Lieve

Lieve, the day we found out that you were here, and on your way, it was a hot summer day in December. Kathleen and I were in Sydney, Australia, staying in a little old surfer’s apartment at Clovelly. It was warm and probably windy that day. It was certainly sunny, and the sky was like porcelain, no clouds. At around midday Kathleen went out for a walk while I did some work on my computer, a part of my deal for being in Australia instead of Stockholm, experiencing a summer which was winter there. When Kathleen came home she disappeared into the bathroom. After a few minutes she called my name. Davey! She may in fact have also made a kind of a-ha noise just before that but I can’t be sure. You’ll have to ask your mother that. She came out of the bathroom and thrust a white plastic pregnancy test towards me. I looked at the tube: it showed a definitely positive reading. And that reading was you. I remember Kathleen lying down on the blue-and white bedspread and sleeping for two—for you.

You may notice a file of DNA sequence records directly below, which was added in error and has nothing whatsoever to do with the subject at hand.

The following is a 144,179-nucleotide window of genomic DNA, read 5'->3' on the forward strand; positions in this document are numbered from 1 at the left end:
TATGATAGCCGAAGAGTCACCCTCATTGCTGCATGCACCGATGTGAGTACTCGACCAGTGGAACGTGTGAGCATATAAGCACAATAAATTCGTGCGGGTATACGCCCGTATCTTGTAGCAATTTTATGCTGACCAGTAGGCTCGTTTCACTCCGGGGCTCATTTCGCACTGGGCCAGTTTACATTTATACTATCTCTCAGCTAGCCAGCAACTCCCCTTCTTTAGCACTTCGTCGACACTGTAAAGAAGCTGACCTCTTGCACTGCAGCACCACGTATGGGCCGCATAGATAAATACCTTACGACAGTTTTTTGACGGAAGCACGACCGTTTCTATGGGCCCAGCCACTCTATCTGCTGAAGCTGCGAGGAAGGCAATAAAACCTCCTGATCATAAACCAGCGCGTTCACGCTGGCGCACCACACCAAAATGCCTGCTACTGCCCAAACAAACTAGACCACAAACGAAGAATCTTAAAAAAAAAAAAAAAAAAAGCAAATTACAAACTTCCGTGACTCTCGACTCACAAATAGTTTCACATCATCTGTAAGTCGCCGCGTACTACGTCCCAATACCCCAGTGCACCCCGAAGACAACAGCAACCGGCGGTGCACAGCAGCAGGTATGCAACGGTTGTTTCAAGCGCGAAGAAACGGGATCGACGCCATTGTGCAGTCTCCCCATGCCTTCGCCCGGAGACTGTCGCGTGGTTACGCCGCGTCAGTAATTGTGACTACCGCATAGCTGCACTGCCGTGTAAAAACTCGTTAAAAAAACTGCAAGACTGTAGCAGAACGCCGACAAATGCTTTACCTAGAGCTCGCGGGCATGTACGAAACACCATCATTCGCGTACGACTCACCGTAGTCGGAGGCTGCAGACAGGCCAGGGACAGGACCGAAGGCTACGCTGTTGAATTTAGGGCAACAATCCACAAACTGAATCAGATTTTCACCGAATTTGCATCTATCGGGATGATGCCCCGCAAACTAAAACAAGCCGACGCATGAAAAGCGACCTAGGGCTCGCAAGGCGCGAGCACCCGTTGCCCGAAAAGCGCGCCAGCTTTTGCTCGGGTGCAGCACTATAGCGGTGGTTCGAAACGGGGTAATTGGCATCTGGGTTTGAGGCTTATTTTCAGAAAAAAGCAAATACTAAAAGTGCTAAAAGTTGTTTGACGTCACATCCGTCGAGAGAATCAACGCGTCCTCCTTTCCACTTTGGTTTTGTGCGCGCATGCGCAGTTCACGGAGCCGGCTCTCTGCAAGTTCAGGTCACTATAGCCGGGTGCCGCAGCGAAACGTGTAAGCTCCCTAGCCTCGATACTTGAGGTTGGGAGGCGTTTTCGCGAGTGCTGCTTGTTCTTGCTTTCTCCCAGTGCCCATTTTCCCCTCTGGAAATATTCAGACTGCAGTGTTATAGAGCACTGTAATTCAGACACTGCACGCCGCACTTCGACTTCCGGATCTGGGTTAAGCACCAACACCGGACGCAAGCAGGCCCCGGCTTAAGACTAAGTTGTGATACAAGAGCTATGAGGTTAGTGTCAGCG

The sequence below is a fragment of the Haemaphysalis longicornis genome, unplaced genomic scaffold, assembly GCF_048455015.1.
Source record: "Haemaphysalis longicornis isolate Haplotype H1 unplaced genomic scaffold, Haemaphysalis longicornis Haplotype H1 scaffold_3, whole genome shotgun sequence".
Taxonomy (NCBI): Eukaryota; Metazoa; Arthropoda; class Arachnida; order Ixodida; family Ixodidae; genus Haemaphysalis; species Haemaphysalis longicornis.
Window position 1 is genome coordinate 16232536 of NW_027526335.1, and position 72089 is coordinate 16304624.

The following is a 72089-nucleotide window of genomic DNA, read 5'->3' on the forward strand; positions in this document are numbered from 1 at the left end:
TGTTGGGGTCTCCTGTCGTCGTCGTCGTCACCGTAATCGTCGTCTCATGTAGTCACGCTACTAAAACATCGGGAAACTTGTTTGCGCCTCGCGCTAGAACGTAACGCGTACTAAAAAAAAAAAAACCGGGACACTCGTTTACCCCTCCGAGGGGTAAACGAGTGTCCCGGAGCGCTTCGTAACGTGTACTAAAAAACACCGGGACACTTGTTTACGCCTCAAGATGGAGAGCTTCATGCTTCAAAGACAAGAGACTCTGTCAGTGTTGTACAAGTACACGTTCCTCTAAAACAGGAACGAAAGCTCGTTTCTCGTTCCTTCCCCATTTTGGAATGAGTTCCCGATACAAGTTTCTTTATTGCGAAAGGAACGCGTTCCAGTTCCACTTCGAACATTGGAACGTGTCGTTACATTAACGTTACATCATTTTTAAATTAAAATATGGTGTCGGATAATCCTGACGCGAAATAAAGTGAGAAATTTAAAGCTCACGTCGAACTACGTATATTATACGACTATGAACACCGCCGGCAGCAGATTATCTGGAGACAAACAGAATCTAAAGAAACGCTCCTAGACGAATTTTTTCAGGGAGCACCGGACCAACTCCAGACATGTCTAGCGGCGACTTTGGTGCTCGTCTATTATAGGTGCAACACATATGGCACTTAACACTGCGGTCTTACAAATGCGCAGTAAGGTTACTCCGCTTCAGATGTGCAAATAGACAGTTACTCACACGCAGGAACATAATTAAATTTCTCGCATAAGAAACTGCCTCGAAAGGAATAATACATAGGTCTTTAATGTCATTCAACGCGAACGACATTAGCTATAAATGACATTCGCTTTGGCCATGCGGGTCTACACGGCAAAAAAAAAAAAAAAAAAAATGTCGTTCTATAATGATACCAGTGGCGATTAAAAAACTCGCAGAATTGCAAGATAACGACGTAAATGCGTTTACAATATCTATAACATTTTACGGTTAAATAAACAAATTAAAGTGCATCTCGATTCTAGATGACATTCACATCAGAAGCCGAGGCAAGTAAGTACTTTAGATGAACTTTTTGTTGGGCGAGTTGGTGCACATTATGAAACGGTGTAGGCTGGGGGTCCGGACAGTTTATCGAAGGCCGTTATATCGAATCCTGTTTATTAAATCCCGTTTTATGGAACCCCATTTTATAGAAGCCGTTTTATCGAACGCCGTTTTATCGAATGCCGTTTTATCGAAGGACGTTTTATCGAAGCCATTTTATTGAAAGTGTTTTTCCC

Lieve, the day you were born was also warm, a long summer day in August. We were back in Stockholm, living in a ground-floor apartment in Svedmyra, out in the suburbs. It had been hot all summer long. I had ridden my bike to work every day, feeling a sudden surge of energy at the idea of your impending arrival, thinking also that there might be no time for riding bikes or sitting in parks or going for walks, like your mother and I did that summer before you arrived. As it turned out, our walks didn’t stop, and almost as if by magic you were with us. But I’m getting ahead of myself. The day you were born was a very hot day indeed. It was also a Sunday. We had been expecting you to arrive a week later, on the first anniversary of our wedding. But that Sunday morning, at around 10am, Kathleen called out my name once again, this time from the kitchen. I came in from the lounge room and saw a small pool of water at your feet. Eight hours later you were there for real.

O hai, you were saying?